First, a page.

Lower Back Pain Causes in a Female
As you get older, you might notice that body aches and pains become more common. Lower back pain is one of the most common reasons people miss a day of work or visit their doctor. Back pain is not a disease in itself but rather a symptom of something else. Lower back pain can start suddenly or slowly worsen over time. Prolonged lower back pain is known to affect both your physical and mental health. For this article, we will focus on low back pain causes in a female, as they can differ from a male.
Many studies show that women are naturally at a higher risk of suffering from lower back pain when compared to men. This is thought to be due to a combination of genetics, hormones and female co-morbidities. Lower back pain can be a minor issue for some, but it may be something more sinister.
The Most Common Causes of Female Lower Back Pain
Some causes of lower back pain are specific to women only; others are more common in women than men. The following are the most common causes.
Lower back pain is a common symptom of a woman’s period. During this time, pain from abdominal cramps can radiate to the lower back.
This pain is thought to be muscular and is caused by hormonal changes in the body. Pain caused by your period should be acute and resolve once the period is over. However, if this pain carries on, it may be something else.
Similar to above, the fluctuating changes in the body caused by menopause can result in LBP.
Estrogen plays a prominent role in bone health. During and after menopause, the drop in estrogen levels has a knock-on effect on the strength of your bones. As a result, postmenopausal people are frequently afflicted with chronic lower back pain in their later years in life.
Endometriosis is a condition where tissue like the womb lining begins to grow in the wrong places. It is a chronic condition that causes bloating, spotting and bleeding between periods.
Lower back pain is strongly associated with endometriosis. As the displaced tissue sheds every month (similar to your period), the blood has nowhere to go, and fluid build-up occurs. This accumulation leads to chronic pain in the lower back.
Endometriosis is known to affect people of all ages, and sometimes an anti-inflammatory diet for endometriosis can help symptoms.
Back pain is common during pregnancy. It usually occurs between the second and third trimester, but some people have suffered from it much earlier.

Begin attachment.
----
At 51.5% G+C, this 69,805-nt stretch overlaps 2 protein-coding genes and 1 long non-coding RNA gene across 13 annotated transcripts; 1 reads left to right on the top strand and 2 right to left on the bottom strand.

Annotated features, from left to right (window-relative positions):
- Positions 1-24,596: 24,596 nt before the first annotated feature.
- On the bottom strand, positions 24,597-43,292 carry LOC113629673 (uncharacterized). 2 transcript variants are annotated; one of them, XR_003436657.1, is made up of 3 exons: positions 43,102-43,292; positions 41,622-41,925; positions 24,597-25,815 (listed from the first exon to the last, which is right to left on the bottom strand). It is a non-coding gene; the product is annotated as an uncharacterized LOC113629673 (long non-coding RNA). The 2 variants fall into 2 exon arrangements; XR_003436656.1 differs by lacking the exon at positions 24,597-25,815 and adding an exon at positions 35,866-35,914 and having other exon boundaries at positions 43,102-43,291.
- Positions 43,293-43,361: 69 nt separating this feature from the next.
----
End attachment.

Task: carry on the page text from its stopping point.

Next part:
As you gain weight during your pregnancy, your center of gravity shifts, and your hormones affect the muscles and ligaments of the body. This can all lead to lower back pain that may continue for the length of the pregnancy. Plenty of rest and time off of your feet can help lessen this.
5. Urinary Tract Infection
A urinary tract infection (UTI), commonly called a kidney infection, is caused by bacteria infecting the bladder, kidneys or urethra. The bacteria can get in for several reasons, including sexual intercourse and pregnancy.
Women have a much shorter urethra than men and are at a higher risk of getting a UTI. Once the infection reaches the kidneys, a person can experience intense lower back pain. This pain may be accompanied by fever, vomiting and a burning sensation while urinating.
If you think you have a UTI, you should go to your doctor for antibiotics. UTIs left untreated can have lasting damage to the body and cause serious illness.
According to Bone Health and Osteoporosis Foundation, around 10 million Americans have osteoporosis, and roughly 80% are women.
Women usually have smaller, thinner bones than men, and fluctuating estrogen levels negatively affect bone density. This can result in fractures and chronic lower back pain.
Ensuring you are getting enough vitamin D from a young age can help prevent osteoporosis later in life.
Sciatica is pain caused by compression of the sciatic nerve. This pain typically starts in the lower back and radiates down through the hips and legs. It is described as a burning pain. If you experience this kind of pain, you should talk to your doctor about treatment.
8. Ovarian Cancer
In rare cases, lower back pain can be an indication of something quite serious. For example, women who have ovarian cancer have complained of pain in the lower back. This pain comes from the fluid build-up in the pelvis or directly from the tumor spreading to the pelvis.
This type of pain is chronic, not resolved with over-the-counter painkillers and debilitating to one’s everyday life.
Types of Lower Back Pain
There are two main types of lower back pain.
This is short-term pain that may last between a few days to a few weeks. It's the most common type of lower back pain. This pain tends to resolve itself, and you can speed up the process with over-the-counter painkillers and self-care. While this type of pain can be severe, it typically doesn't interfere with your normal function.
Your pain is considered to be chronic if it lasts for 12 weeks or more. If pain persists after an injury or an underlying cause has already been resolved, it is also chronic. The NIH states that around 20% of people with lower back pain are diagnosed with chronic pain.
How to Treat Lower Back Pain at Home
If you are experiencing lower back pain for the first time or mild pain, you can try some home remedies to ease your pain levels and help to speed up the recovery process.
Some at-home remedies include:
- Heat pad.
- Ice pack.
- Over-the-counter painkillers.
- Gentle stretching.
- Light exercise.
- Maintaining a healthy diet and weight.
- Avoiding smoking.
- Avoiding improper lifting of heavy objects.
When to See a Doctor
You should seek medical advice if your back pain is persistent after a few weeks or severe in nature. When home remedies don’t relieve the pain, that is also a good indicator to talk to your doctor.
If you have back pain that results from a fall or traumatic event, you should seek emergency treatment without delay.